No, not that Tesla: making Pro-ject turntables

One of the inevitable aspects of any visit to an overseas manufacturer is The Factory Visit, writes Andrew Everard. To those of us who've done a good few of them, it can be a cause for fascination or trepidation – thing is, you never quite know what to expect.

I've stood up to my ankles in water, machine oil and who knows what else in the dark satanic heavy machine shop of the old Wharfedale factory in China.

I've had it explained to me that young girls from the farms were recruited for a speaker plant in Thailand because they had small, nimble fingers ideally suited for intricate work (and not of course because they were cheap).

And I've been hustled off the shop floor when someone in our group spotted a Panasonic factory long ago and far away was making products for a deadly rival.

Oh, and I've so far arrived at three factories in a day by helicopter, and been driven for four hours in pouring rain to a factory in Japan which was closed for a public holiday. It looked jolly impressive from the outside, though...

And I often wonder how the people who work in the factories must feel when a bunch of strangers turn up, pointing cameras at them doing what they do every day, being dragged away from their lunch break to make the place look busy or – on one memorable occasion – being interviewed via a translator about how happy they were in their jobs.

Certainly the women assembling Pro-Ject turntables in the former Tesla factory in Litovel, Czech Republic, found the whole business of being repeatedly photographed the subject of hilarity in some cases, and a major annoyance in others. I have a fine set of pictures of their backs!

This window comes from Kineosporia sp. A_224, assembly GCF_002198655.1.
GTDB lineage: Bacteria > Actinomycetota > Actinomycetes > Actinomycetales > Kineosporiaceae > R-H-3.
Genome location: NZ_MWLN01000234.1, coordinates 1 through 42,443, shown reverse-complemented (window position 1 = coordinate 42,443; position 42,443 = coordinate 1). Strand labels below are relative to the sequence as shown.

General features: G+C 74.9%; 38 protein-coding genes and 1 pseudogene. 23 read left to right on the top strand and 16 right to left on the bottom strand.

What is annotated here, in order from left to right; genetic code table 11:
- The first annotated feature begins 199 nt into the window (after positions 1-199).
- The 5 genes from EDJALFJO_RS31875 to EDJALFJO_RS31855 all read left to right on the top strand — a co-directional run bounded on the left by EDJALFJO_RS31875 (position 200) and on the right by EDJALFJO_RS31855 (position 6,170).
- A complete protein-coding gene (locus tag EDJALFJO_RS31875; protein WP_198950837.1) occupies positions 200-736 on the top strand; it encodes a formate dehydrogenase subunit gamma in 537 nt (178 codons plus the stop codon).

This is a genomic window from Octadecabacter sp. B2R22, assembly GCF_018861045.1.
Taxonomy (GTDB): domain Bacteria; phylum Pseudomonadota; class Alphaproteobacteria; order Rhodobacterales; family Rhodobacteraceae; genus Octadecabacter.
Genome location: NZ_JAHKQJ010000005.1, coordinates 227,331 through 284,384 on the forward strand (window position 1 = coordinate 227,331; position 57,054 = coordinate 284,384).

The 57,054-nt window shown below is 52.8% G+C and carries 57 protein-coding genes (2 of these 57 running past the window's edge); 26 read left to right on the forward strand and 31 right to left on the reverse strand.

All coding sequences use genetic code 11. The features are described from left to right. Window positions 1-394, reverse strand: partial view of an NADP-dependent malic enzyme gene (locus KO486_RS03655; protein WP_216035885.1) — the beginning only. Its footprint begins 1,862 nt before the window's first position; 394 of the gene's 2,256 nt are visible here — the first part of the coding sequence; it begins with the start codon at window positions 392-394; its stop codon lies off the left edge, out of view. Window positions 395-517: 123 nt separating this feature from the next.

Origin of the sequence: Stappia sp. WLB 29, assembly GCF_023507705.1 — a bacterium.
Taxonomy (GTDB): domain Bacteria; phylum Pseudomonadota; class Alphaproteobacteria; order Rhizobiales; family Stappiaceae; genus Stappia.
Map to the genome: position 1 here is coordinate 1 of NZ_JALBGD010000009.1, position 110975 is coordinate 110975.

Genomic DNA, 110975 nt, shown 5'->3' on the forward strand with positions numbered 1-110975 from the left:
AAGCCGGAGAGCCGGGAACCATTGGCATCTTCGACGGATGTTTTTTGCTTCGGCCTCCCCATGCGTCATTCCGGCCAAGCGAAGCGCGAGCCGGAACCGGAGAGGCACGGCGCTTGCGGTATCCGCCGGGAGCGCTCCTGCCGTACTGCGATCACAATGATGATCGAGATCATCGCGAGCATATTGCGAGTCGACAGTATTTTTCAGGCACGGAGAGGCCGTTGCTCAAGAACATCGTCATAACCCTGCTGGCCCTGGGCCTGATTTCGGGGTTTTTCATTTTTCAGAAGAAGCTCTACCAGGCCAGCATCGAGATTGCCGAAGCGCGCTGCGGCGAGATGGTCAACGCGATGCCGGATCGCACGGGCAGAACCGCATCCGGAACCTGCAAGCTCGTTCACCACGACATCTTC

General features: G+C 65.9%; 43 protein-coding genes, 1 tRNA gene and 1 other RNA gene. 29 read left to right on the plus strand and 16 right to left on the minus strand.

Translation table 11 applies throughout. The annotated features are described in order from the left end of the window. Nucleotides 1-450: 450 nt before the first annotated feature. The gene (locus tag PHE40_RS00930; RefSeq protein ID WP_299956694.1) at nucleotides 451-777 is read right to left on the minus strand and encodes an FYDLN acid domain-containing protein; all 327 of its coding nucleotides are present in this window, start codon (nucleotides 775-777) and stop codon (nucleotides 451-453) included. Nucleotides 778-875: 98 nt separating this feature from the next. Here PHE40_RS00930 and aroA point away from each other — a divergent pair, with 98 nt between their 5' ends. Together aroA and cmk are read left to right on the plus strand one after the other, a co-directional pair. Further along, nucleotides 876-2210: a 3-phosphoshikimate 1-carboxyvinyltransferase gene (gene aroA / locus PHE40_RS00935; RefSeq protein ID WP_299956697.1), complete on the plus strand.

"No pictures please" - arm assembly in the Pro-Ject factory

The factory itself is real old-school, having once made everything from domestic appliances to windscreen wiper motors and telephones. It was founded over 50 years ago as Tesla Litovel, the name having nothing to do with Nikola Tesla, the inventor of the resonant coil and thus the 'lightning machine'. In fact Tesla comes from TEchnika SLAboprouda (low-voltage electronics) – not at all what Nikola Tesla was up to.

And as well as everything else, the Litovel factory made gramophones, such as the 1950s beauty above. It's a business that's being continued even today, from raw materials to finished products – or should that be Pro-Jects?

A forest of arms awaiting finishing and assembly

In the factory we saw even tiny components of the arms and bearings being made on massive milling machines, the acrylic plinths for the pricier RPM models being finished by hand on lathes (below), and the banks of turntables being run after manufacture to check all is well before they go for packing. And that's every turntable, not just one or two from each batch.

Machining an acrylic platter for the RPM turntables

And one more thing. On some of the models, the surface on which your prized records sit to be played is made from the very best material for the job: someone else's less than prized old LPs, machined flat and bonded to the platter. They've tried other materials, but that's what sounded best.

You see, you learn something on every factory visit...

Red Debuts await their turn on the running-in bench

Technorati Tags: pro-ject, Tesla, turntable

Andrew has written about audio and video products for the past 20+ years, and been a consumer journalist for more than 30 years, starting his career on camera magazines. Andrew has contributed to titles including What Hi-Fi?, GramophoneJazzwise and Hi-Fi CriticHi-Fi News & Record Review and Hi-Fi Choice. I’ve also written for a number of non-specialist and overseas magazines.